5 In terms of the number of packets received, MAR has almost the same performance as DSDV. In addition it has much less delay than DSDV under high-speed scenarios. It should be noted here that it takes some time for MAR to converge. This means that initially all the routing tables are empty, with agents exploring the network to acquire routing information, the network gradually converges. It takes 2-10 seconds for the network to converge to its equilibrium state, i.e. propagate routing information . Statistics given in this work include this convergence time as well. Finally, a T-test analysis is performed to evaluate the significance of the simulation results between the different protocols for each scenario. The results show that MAR can perform as well as DSDV and even better in more dynamic scenarios, i.e. high-speed, within 95% confidence interval, tables 2 and 3. Packets received ratio Delay(seconds) Packets received ratio under different mobility in random scenarios 90.00% 80.00% 70.00% 60.00% 50.00% MAR 40.00% DSDV 30.00% 20.00% 10.00% 0.00% Speed(m/s) Figure 3. Percentage of average packets received under different mobility Delay under different mobility in random scenarios Speed(m/s) MAR DSDV Figure 4. Average delay under different mobility Mobility Mean for DSDV Mean for MAR 0.01 m/s 80.96% 75.74% 0.05 m/s 74.77% 73.37% 0.1 m/s 69.05% 68.07% 1 m/s 39.59% 43.14% 2 m/s 33.27% 33.27% T-Test Results DSDV is better by 6% better by 8% 3 m/s 28.50% 27.12% Table 2. T-test results for packets received Mobility Mean for Mean for T-Test DSDV MAR results DSDV is 0.01 m/s better by 62% 0.05 m/s DSDV is better by 15% 0.1 m/s better by 49% 1 m/s better by 33% 2 m/s better by 86% 3 m/s better by 95% Table 3. T-test results for delay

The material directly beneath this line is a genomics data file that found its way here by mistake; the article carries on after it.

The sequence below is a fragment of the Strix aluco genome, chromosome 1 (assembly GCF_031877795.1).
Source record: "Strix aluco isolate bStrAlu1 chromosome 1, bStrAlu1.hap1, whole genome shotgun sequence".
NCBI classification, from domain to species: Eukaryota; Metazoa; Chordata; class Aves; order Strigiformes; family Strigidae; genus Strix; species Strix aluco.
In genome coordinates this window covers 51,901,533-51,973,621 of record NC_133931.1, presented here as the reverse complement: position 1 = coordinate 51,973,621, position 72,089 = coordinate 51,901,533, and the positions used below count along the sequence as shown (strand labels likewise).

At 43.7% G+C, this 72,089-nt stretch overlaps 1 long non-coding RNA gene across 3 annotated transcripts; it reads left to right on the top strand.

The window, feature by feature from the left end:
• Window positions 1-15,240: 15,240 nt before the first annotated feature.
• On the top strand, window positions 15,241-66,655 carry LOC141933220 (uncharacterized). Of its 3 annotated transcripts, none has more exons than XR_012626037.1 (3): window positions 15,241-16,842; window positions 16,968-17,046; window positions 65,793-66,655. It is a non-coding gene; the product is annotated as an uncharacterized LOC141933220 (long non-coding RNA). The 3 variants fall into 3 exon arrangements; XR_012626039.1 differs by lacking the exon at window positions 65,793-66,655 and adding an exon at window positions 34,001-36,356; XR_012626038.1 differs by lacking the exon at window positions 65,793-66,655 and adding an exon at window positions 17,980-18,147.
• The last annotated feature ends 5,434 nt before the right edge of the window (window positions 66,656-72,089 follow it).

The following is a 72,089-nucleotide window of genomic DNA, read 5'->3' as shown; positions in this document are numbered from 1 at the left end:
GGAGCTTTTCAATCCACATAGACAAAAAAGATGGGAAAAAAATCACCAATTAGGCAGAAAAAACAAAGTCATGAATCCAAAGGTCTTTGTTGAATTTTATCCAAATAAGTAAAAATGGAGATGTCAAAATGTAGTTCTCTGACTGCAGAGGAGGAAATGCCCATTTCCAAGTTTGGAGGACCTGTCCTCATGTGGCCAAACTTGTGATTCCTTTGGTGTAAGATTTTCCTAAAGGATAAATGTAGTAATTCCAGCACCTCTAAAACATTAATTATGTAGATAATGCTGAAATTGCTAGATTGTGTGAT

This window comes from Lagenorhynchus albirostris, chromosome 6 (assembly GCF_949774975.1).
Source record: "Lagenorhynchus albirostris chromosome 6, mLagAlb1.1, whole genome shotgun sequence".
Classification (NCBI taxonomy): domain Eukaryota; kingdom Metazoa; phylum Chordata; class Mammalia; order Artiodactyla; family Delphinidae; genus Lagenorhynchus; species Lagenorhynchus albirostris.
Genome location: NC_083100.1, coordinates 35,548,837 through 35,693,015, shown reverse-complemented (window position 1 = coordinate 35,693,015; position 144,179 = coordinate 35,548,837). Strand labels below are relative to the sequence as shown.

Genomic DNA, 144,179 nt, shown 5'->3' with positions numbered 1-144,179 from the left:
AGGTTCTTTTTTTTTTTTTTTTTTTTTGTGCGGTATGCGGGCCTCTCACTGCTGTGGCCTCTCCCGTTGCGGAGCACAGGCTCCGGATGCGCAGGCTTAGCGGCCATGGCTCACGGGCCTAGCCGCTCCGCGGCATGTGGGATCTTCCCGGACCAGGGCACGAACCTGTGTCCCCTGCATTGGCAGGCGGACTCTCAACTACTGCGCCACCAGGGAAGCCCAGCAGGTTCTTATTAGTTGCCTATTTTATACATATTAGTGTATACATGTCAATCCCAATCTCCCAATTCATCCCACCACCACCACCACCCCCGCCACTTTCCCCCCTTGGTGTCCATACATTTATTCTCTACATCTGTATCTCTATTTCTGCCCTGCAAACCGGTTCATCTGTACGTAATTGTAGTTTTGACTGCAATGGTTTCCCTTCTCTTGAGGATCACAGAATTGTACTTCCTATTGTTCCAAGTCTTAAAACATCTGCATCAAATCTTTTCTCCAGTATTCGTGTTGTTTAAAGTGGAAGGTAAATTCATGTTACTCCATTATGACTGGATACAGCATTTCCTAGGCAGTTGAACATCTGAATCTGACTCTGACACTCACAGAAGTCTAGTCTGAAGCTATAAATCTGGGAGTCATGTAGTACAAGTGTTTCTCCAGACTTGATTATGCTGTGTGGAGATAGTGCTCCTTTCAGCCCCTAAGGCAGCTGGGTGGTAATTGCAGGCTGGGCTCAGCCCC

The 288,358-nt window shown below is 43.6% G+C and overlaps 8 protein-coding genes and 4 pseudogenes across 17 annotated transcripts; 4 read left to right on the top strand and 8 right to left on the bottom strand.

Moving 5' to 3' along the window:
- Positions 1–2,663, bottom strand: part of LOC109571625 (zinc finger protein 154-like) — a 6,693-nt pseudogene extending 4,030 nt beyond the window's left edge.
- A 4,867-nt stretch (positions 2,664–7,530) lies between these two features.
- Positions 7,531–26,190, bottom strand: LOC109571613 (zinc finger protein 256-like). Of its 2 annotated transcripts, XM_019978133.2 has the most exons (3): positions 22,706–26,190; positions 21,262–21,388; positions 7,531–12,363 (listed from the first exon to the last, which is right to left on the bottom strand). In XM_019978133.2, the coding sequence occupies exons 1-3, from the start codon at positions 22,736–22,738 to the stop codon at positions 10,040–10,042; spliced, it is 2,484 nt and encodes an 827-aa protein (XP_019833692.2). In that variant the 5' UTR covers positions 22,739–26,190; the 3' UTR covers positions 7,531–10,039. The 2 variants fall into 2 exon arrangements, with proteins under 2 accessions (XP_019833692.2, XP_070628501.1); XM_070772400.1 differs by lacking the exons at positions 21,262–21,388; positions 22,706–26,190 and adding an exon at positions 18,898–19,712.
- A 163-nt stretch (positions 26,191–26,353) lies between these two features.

6 5. Conclusion In this paper, we introduced a simulation environment where we compare our MAR protocol to the DSDV protocol for mobile ad-hoc network routing. The results show that MAR achieves better performance under more dynamic conditions and achieves substantial improvement in terms of delay and the number of received packets compared to DSDV. A distributed approach to generate and control agents is under development to employ only local information. Tests for the performance of dynamic generation of agents is an issue that needs to be studied further as well as employing comparisons under different scenarios. Evaluation Considerations. IETF RFC Retrieved April, 2002, from:  Morrison, D., Agent-based ad-hoc network routing: The approach to equilibrium, Honours Thesis, Dalhousie university, Faculty of computer Science, Acknowledgements This work was supported in part by Discovery grant, of the second author from the Natural Sciences and Engineering Research Council of Canada. References  Johansson P., Larsson T., Hedman N., Mielczarek B., Degermark M., Scenario-based Performance Analysis of Routing Protocols for Mobile Ad-hoc Networks, ACM MOBICOM,  Groten D., Schmidt J. R., Bluetooth-based Mobile Ad Hoc Networks: Opportunities and Challenges for a Telecommunications Operator, The IEEE Vehicular Technology Conference,  Braginsky D., Estrin D., Rumor Routing Algorithm for Sensor Networks, The 1 st ACM Wireless Sensor Networks and Applications,  Minar N., Kramer K. H., Maes P., Cooperative Mobile Agents for Dynamic Network Routing, in Software Agents for Future Communications Systems, Chapter 12, Springer-Verlag, 1999, ISBN:  Di Caro G., Dorigo M., AntNet: Distributed Stigmergetic Control for Communications Networks, Journal of Artificial Intelligence Research, 9, pp ,  Amin K., Mayes J., Mikler A., Agent Based Distance Vector Routing, Proceedings of the Third International Workshop,  Zou X, Ramamurthy B., Magliveras S., Routing Techniques in Wireless Ad Hoc Networks Classification and Comparison, Proceedings of the Sixth World Multi-conference on Systemics, Cybernetics, and Informatics,  The Network Simulator - ns2. Retrieved April 2002, from:  Corson, S., & Macker, J., Mobile Ad hoc Networking (MANET): Routing Protocol Performance Issues and